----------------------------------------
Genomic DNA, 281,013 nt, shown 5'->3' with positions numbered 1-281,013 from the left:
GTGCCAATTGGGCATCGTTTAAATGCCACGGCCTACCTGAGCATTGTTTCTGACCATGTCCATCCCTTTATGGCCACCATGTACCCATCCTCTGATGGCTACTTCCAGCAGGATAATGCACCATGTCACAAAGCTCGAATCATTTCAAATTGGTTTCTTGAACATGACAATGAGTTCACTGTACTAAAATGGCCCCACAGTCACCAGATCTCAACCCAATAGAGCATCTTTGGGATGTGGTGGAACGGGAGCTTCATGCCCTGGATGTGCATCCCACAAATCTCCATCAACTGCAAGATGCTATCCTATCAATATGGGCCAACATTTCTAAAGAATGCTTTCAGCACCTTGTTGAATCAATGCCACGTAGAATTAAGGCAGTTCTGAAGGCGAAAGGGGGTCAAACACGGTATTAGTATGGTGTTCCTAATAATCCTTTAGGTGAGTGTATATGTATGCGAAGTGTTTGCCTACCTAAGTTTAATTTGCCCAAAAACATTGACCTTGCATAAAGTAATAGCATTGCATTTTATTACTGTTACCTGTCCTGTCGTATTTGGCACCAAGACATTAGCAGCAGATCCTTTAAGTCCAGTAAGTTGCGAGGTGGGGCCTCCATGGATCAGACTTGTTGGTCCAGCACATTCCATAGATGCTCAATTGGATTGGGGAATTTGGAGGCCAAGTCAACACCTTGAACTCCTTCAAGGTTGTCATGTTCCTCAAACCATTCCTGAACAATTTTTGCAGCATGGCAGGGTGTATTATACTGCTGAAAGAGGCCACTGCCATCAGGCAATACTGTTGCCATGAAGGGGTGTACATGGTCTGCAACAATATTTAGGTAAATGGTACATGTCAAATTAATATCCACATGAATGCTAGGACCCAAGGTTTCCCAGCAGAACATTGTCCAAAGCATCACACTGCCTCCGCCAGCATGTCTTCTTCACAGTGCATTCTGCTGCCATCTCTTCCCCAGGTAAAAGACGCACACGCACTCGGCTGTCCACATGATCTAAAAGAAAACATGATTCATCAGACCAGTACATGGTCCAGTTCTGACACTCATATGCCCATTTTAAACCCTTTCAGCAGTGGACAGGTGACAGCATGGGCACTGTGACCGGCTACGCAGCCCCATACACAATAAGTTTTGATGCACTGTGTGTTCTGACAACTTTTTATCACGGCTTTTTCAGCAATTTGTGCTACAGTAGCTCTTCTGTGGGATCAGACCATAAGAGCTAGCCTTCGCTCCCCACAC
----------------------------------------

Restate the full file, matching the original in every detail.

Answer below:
Genomic DNA, 281,013 nt, shown 5'->3' with positions numbered 1-281,013 from the left:
GTGCCAATTGGGCATCGTTTAAATGCCACGGCCTACCTGAGCATTGTTTCTGACCATGTCCATCCCTTTATGGCCACCATGTACCCATCCTCTGATGGCTACTTCCAGCAGGATAATGCACCATGTCACAAAGCTCGAATCATTTCAAATTGGTTTCTTGAACATGACAATGAGTTCACTGTACTAAAATGGCCCCACAGTCACCAGATCTCAACCCAATAGAGCATCTTTGGGATGTGGTGGAACGGGAGCTTCATGCCCTGGATGTGCATCCCACAAATCTCCATCAACTGCAAGATGCTATCCTATCAATATGGGCCAACATTTCTAAAGAATGCTTTCAGCACCTTGTTGAATCAATGCCACGTAGAATTAAGGCAGTTCTGAAGGCGAAAGGGGGTCAAACACGGTATTAGTATGGTGTTCCTAATAATCCTTTAGGTGAGTGTATATGTATGCGAAGTGTTTGCCTACCTAAGTTTAATTTGCCCAAAAACATTGACCTTGCATAAAGTAATAGCATTGCATTTTATTACTGTTACCTGTCCTGTCGTATTTGGCACCAAGACATTAGCAGCAGATCCTTTAAGTCCAGTAAGTTGCGAGGTGGGGCCTCCATGGATCAGACTTGTTGGTCCAGCACATTCCATAGATGCTCAATTGGATTGGGGAATTTGGAGGCCAAGTCAACACCTTGAACTCCTTCAAGGTTGTCATGTTCCTCAAACCATTCCTGAACAATTTTTGCAGCATGGCAGGGTGTATTATACTGCTGAAAGAGGCCACTGCCATCAGGCAATACTGTTGCCATGAAGGGGTGTACATGGTCTGCAACAATATTTAGGTAAATGGTACATGTCAAATTAATATCCACATGAATGCTAGGACCCAAGGTTTCCCAGCAGAACATTGTCCAAAGCATCACACTGCCTCCGCCAGCATGTCTTCTTCACAGTGCATTCTGCTGCCATCTCTTCCCCAGGTAAAAGACGCACACGCACTCGGCTGTCCACATGATCTAAAAGAAAACATGATTCATCAGACCAGTACATGGTCCAGTTCTGACACTCATATGCCCATTTTAAACCCTTTCAGCAGTGGACAGGTGACAGCATGGGCACTGTGACCGGCTACGCAGCCCCATACACAATAAGTTTTGATGCACTGTGTGTTCTGACAACTTTTTATCACGGCTTTTTCAGCAATTTGTGCTACAGTAGCTCTTCTGTGGGATCAGACCATAAGAGCTAGCCTTCGCTCCCCACAC